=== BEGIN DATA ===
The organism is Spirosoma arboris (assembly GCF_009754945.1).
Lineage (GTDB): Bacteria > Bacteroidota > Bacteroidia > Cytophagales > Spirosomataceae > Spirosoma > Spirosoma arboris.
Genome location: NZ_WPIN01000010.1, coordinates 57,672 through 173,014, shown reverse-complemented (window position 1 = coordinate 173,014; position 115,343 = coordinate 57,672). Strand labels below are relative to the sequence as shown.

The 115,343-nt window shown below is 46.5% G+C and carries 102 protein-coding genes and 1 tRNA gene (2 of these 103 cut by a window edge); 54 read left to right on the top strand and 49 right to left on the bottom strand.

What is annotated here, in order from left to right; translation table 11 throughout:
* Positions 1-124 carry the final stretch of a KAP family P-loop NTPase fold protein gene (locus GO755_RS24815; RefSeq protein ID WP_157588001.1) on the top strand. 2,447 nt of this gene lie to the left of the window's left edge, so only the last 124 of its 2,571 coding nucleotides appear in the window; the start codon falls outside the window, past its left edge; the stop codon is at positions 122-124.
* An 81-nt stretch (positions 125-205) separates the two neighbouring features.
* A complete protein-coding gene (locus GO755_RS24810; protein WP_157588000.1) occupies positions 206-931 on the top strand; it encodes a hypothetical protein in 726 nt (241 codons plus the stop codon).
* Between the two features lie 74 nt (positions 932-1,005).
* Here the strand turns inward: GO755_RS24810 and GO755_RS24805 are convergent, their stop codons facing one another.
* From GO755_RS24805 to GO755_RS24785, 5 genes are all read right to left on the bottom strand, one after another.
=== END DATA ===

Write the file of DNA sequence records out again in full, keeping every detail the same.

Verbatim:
The organism is Spirosoma arboris (assembly GCF_009754945.1).
Lineage (GTDB): Bacteria > Bacteroidota > Bacteroidia > Cytophagales > Spirosomataceae > Spirosoma > Spirosoma arboris.
Genome location: NZ_WPIN01000010.1, coordinates 57,672 through 173,014, shown reverse-complemented (window position 1 = coordinate 173,014; position 115,343 = coordinate 57,672). Strand labels below are relative to the sequence as shown.

The 115,343-nt window shown below is 46.5% G+C and carries 102 protein-coding genes and 1 tRNA gene (2 of these 103 cut by a window edge); 54 read left to right on the top strand and 49 right to left on the bottom strand.

What is annotated here, in order from left to right; translation table 11 throughout:
* Positions 1-124 carry the final stretch of a KAP family P-loop NTPase fold protein gene (locus GO755_RS24815; RefSeq protein ID WP_157588001.1) on the top strand. 2,447 nt of this gene lie to the left of the window's left edge, so only the last 124 of its 2,571 coding nucleotides appear in the window; the start codon falls outside the window, past its left edge; the stop codon is at positions 122-124.
* An 81-nt stretch (positions 125-205) separates the two neighbouring features.
* A complete protein-coding gene (locus GO755_RS24810; protein WP_157588000.1) occupies positions 206-931 on the top strand; it encodes a hypothetical protein in 726 nt (241 codons plus the stop codon).
* Between the two features lie 74 nt (positions 932-1,005).
* Here the strand turns inward: GO755_RS24810 and GO755_RS24805 are convergent, their stop codons facing one another.
* From GO755_RS24805 to GO755_RS24785, 5 genes are all read right to left on the bottom strand, one after another.